bear photo

Dan Schwark's security camera caught a bear walking through his yard at night on June 5. He lives near Irving Street and 197th Avenue in the Brentwood subdivision in Elk River. In May, his security camera captured footage of an adult bear and three cubs in his yard. Photo courtesy of Dan Schwark

by Joni Astrup

Associate Editor

Another bear has been hit on a highway in Elk River.

The latest incident was reported to police at 4:54 a.m. Monday, June 8. An Elk River woman told police that she was traveling west on Highway 10 at about 65 mph when she hit a black bear that ran in front of her vehicle from the north side of Highway 10 near Zebulon Street. Following the crash, the adult bear was in the center median, dead.

The driver was not hurt. Her vehicle had moderate damage to the front driver’s side and she had to get out through the passenger side door. The vehicle was towed from the scene, according to the police report.

The crash was the second involving a bear in recent weeks in Elk River. On May 29, an adult female bear and two cubs were hit and killed by a SUV as they crossed Highway 169 near 199th Avenue shortly before midnight. The driver wasn’t injured in that crash, either.

Meanwhile, Dan Schwark, of Elk River, reported that his security camera caught a bear walking through his yard at night on June 5. He lives near Irving Street and 197th Avenue in the Brentwood subdivision. Schwark posted a screen shot of the bear on social media.

His security camera also captured footage of an adult bear with three cubs in his yard during a night in May.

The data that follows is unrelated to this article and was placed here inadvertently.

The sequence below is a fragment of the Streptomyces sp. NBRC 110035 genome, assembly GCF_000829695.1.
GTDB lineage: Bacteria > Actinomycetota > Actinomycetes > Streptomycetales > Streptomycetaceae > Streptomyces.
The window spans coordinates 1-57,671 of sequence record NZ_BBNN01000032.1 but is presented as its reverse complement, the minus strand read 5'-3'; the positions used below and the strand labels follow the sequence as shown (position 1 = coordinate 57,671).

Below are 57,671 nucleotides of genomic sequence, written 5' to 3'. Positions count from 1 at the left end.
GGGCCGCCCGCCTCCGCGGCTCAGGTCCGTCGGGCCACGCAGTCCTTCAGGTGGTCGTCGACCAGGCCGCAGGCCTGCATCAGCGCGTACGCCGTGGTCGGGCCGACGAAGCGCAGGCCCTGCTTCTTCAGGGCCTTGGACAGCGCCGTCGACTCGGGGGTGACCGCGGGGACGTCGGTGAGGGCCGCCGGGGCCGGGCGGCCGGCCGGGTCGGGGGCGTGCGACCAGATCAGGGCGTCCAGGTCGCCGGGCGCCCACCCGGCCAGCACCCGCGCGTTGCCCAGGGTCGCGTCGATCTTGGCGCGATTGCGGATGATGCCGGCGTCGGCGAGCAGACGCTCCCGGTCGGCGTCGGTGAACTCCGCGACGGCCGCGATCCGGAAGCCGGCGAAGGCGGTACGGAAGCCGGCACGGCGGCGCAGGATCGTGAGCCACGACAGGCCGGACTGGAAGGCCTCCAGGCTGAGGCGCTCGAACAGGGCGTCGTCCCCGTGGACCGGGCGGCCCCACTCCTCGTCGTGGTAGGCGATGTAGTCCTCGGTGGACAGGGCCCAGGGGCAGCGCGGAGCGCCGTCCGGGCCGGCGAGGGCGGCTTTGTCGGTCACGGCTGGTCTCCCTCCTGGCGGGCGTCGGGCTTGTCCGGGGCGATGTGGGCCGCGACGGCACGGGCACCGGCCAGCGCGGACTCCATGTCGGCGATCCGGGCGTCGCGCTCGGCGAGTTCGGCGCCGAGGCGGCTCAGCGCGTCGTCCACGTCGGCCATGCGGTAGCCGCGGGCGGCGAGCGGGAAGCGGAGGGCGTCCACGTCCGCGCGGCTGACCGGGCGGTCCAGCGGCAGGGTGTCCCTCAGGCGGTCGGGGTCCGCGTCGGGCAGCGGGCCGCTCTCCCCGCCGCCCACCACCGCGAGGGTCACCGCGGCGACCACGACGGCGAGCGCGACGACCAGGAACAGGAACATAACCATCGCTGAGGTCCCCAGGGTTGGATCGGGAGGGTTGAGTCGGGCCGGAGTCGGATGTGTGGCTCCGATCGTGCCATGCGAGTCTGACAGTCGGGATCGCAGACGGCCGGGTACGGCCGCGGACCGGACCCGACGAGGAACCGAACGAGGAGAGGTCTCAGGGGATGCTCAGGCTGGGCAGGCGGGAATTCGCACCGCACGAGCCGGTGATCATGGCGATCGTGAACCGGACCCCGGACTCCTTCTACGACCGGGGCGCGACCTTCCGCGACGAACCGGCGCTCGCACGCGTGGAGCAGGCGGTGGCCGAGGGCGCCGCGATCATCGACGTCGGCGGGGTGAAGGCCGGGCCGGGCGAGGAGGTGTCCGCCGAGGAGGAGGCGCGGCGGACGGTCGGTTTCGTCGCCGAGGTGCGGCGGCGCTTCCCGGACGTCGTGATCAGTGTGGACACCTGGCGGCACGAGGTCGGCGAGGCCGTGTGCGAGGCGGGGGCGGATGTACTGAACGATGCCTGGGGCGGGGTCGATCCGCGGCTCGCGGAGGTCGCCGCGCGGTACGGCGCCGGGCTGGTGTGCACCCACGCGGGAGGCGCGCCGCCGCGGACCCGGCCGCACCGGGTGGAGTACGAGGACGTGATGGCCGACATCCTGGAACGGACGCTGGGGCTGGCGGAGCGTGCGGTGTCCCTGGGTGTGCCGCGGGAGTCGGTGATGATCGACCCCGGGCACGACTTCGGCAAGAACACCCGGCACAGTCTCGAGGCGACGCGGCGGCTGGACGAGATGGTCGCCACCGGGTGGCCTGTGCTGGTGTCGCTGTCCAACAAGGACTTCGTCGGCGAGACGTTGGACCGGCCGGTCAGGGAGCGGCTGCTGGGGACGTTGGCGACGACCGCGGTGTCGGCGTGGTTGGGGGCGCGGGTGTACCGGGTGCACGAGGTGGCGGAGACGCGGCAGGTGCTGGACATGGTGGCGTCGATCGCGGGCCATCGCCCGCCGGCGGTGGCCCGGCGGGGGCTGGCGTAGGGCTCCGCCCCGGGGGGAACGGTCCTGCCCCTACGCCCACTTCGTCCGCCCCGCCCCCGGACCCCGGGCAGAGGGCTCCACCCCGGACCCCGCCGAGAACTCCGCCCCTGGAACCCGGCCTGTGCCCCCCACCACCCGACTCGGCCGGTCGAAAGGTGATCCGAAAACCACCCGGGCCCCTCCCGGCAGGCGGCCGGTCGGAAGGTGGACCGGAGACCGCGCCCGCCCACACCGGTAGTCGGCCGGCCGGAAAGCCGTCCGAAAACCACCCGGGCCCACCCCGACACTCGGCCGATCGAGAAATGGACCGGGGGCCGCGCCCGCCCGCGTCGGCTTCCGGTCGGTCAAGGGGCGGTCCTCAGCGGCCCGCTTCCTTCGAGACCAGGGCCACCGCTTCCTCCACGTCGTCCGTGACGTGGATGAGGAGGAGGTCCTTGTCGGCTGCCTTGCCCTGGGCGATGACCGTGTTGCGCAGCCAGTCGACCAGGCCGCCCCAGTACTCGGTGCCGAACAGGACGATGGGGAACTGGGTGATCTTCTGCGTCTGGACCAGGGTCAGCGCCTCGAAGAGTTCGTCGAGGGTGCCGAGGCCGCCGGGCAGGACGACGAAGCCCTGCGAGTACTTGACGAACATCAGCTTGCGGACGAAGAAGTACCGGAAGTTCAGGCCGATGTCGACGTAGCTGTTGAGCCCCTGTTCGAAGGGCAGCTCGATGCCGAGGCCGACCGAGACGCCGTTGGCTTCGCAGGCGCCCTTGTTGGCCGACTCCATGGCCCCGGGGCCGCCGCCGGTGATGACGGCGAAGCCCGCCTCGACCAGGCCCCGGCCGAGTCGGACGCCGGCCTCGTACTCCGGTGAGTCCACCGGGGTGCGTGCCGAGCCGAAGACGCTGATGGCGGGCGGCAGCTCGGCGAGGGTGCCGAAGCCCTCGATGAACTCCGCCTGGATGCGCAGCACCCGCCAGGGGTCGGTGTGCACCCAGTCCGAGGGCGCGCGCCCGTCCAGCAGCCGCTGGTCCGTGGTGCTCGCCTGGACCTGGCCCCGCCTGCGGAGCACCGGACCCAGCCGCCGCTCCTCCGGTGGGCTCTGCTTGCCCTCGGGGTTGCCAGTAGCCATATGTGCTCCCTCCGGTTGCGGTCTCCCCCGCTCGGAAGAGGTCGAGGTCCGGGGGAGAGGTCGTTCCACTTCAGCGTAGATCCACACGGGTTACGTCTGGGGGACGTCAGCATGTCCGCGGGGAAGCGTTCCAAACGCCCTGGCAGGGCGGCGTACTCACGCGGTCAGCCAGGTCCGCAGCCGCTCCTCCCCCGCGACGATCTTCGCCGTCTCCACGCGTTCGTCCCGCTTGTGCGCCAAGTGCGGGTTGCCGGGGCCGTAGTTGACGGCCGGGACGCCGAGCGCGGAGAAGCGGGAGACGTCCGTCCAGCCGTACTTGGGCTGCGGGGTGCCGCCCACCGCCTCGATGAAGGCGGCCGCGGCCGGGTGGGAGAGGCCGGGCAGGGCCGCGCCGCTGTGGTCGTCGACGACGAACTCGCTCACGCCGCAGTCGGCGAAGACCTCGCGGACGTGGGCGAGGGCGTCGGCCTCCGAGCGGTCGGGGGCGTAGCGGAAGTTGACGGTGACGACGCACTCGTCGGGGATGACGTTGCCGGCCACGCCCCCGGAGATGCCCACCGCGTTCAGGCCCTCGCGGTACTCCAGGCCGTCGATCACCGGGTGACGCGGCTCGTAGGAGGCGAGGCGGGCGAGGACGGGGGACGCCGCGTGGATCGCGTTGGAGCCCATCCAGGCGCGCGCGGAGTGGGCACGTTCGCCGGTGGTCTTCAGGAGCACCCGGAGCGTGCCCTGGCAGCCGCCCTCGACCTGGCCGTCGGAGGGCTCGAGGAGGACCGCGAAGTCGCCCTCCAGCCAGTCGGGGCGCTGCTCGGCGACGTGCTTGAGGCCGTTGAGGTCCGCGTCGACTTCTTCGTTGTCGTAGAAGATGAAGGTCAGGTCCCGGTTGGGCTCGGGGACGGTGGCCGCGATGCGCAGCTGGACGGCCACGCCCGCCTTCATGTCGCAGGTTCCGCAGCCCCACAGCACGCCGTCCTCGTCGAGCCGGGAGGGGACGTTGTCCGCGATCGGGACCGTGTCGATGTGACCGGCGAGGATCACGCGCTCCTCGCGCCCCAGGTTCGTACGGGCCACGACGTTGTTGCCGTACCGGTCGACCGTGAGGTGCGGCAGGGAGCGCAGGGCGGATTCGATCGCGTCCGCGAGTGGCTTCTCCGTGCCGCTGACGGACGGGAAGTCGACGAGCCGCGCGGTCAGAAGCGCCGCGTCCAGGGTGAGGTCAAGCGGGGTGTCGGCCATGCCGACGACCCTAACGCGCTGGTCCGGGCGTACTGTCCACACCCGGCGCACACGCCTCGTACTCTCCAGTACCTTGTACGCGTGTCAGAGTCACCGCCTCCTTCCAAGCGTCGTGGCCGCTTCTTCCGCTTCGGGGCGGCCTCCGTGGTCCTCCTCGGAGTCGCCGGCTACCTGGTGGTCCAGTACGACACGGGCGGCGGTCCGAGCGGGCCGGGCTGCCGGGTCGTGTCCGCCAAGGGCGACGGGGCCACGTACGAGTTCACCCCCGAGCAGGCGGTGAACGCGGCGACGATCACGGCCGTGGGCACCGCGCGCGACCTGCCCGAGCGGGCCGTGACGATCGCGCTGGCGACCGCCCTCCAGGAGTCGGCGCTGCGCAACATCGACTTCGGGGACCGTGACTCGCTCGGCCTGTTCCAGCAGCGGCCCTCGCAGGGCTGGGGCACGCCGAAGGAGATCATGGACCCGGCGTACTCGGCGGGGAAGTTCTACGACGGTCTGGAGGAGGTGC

Asked how he felt about having bears in his backyard, Schwark said he was amazed more than anything else. “(I’ve) been here for 32 years and never seen anything like that. But, I just got Blink security cameras last fall. There’s a lot that goes on outside at night.”

Andy Tri, a wildlife research biologist with the Minnesota Department of Natural Resources who is studying bears, said there’s a perception that the range of bears has expanded. The DNR is asking people to report bear sightings that are outside the species’ primary range. The primary range includes the northeastern half of the state with the range ending just north of the Twin Cities and including the far northeastern portion of Sherburne County. A number of bear sightings have been reported in Sherburne County, according to a DNR map which can be seen at

Tri said Sherburne as well as Anoka County have had reports of females with cubs. That’s one of the things the DNR looks at in considering the range of bears.

That’s not unexpected, he added, given the proximity of those counties to big rivers like the Mississippi and Rum. Rivers are natural travel corridors for bears, he said.

Male bears, meanwhile, have a home range of about 100 square miles. The range of a female with cubs is much smaller, 8 to 10 square miles, he said.

Tri advised people who see a bear to not panic or approach the animal.

To avoid attracting bears, put bird feeders away between April 15 and Thanksgiving when bears are active. Secure garbage in a locked building like a garage until pickup, he said.

For more tips from the DNR on living with bears, go to

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